3. Experience of Living Abroad

I believe every person should experience travelling and/or living abroad at some point in their life.  Not only to broaden your perspective on the world, but also to explore and see how much more of the world there is beyond your own home country.  INSEAD offers the opportunity to live for at least 4-5 months in not only one, but two very different countries with their main campuses located in France and Singapore.  With the newly formed Abu Dhabi program as well as additional campus exchanges, one could experience even more if they wanted.  Not only will I be living in both Singapore and France and experiencing the local cultures of those two nations, but I will also have access to other neighboring countries throughout Southeast Asia and Europe.  For someone coming from a country where it takes six hours to fly in an airplane from one side to the other, being able to hop over to Thailand or Germany for a weekend trip is a dream come true.

4. Alumni Network

I’m not certain how many programs can say they have alumni connections located in as many cities and countries as INSEAD, but my guess is not many.  Before the school term started, I had the opportunity to take time off of work and travel throughout North and South America in the United States, Canada, Peru, Argentina, and Brazil.  Everywhere I went, there were other INSEAD students – and these were just students from my same class.  Imagine the vast amount of connections, both current students and alum, throughout not just North and South America, but also Europe, Asia, Africa, and Australia.  I know that no matter where I am in the world, there will be an INSEAD connection, which is pretty amazing.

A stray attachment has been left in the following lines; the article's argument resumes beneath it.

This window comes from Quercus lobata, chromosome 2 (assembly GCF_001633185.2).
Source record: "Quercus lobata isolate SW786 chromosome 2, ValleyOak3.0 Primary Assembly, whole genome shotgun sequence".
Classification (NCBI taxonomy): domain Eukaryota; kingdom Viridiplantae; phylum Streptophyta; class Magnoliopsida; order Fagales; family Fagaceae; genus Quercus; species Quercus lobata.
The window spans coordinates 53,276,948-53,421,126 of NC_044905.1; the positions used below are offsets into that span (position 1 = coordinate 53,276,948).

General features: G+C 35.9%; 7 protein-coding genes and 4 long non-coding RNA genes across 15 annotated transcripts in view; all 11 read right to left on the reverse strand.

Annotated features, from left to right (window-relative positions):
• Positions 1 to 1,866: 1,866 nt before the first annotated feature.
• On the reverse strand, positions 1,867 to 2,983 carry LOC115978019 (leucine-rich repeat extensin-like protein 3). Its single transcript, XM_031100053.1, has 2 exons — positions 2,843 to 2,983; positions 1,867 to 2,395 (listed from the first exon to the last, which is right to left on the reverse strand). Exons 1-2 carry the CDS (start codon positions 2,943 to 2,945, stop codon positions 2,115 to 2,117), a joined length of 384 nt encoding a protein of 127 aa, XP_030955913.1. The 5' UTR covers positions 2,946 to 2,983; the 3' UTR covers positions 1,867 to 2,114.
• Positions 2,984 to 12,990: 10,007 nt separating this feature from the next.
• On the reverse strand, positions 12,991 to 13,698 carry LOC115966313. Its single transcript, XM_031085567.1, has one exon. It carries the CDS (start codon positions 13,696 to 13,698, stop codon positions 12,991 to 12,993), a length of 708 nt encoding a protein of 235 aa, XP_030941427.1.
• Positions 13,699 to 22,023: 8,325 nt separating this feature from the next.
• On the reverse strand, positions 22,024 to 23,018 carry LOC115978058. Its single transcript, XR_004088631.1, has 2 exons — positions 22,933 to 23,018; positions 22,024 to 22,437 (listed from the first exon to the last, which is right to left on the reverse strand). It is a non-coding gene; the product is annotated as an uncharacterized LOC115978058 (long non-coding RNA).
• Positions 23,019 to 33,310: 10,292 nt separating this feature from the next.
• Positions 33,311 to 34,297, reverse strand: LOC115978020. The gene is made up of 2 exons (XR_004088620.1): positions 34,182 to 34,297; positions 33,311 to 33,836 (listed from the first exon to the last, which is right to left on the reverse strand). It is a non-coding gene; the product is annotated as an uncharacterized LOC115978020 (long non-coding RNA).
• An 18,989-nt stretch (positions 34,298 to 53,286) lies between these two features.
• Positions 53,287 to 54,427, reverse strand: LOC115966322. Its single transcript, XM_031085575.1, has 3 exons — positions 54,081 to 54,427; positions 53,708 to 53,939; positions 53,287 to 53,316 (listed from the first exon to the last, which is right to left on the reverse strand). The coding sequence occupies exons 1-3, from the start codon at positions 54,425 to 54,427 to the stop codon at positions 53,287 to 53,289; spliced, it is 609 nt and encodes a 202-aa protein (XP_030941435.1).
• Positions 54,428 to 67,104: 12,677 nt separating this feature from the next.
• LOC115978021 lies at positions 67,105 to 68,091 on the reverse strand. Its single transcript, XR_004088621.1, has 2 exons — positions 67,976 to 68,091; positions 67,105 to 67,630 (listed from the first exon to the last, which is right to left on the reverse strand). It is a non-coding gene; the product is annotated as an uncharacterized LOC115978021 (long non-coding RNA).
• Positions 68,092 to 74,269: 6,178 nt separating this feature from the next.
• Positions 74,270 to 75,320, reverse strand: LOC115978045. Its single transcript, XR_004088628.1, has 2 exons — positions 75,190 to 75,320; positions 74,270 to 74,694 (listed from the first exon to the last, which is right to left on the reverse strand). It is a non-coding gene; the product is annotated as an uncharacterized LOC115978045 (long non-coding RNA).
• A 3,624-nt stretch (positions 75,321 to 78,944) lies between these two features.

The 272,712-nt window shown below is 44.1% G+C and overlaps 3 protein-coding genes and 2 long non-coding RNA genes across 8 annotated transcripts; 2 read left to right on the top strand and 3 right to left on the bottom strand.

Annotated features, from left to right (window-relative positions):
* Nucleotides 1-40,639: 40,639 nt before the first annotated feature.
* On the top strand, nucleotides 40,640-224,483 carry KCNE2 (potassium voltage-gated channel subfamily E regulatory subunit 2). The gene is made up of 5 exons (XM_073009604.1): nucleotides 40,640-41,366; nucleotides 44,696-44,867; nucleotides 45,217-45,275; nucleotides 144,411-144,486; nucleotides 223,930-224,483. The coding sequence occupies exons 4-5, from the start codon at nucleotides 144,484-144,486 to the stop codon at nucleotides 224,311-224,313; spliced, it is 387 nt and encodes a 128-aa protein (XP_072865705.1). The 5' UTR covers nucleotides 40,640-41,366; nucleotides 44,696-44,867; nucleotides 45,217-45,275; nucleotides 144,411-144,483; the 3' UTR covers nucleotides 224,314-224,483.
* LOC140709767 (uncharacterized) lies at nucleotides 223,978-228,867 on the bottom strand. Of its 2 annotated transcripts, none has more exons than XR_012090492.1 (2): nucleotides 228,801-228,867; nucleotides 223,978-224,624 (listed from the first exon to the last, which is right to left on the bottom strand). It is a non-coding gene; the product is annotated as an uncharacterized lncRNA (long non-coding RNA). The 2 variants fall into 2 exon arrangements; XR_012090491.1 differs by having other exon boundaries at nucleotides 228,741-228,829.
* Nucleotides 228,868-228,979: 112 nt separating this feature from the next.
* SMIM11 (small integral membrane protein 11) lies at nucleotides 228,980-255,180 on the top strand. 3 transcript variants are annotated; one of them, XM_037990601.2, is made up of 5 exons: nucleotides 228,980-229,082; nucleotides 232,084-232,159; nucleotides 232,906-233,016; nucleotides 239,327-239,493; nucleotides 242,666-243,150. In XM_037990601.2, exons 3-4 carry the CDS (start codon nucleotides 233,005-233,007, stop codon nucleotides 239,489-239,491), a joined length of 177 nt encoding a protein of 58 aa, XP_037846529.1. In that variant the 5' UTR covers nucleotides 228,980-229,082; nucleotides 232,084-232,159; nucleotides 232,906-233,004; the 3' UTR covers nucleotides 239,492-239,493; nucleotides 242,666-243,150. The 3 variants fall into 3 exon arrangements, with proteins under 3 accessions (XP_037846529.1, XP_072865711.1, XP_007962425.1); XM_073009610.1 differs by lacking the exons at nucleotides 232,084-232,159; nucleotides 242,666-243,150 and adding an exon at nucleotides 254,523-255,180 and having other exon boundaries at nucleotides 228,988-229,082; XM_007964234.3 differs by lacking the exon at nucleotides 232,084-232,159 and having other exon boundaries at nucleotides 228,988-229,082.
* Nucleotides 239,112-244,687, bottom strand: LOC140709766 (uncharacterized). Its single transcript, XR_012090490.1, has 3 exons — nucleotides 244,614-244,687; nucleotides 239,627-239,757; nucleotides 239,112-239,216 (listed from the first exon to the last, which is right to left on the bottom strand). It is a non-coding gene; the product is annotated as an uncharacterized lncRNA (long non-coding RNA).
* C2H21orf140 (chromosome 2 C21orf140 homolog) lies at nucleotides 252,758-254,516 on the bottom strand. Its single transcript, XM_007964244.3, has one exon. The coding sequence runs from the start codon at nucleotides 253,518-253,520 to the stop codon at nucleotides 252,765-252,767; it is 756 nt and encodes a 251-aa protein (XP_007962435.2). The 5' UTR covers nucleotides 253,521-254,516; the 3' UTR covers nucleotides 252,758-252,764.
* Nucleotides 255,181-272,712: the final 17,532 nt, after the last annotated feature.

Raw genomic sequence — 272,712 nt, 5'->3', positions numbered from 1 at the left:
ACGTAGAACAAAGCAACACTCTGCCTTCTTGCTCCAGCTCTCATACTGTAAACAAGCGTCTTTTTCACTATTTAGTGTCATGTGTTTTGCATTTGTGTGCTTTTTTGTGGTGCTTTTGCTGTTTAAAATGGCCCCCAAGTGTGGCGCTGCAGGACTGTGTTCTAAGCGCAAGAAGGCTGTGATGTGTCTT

All in all, I am incredibly grateful and excited to become part of such an amazing network and can’t wait for what will surely be a challenging, yet incredible and possibly one of the most interesting and amazing years of my life!

 
ForumBlogs - GMAT Club’s latest feature blends timely Blog entries with forum discussions. Now GMAT Club Forums incorporate all relevant information from Student, Admissions blogs, Twitter, and other sources in one place. You no longer have to check and follow dozens of blogs, just subscribe to the relevant topics and forums on GMAT club or follow the posters and you will get email notifications when something new is posted. Add your blog to the list! and be featured to over 300,000 unique monthly visitors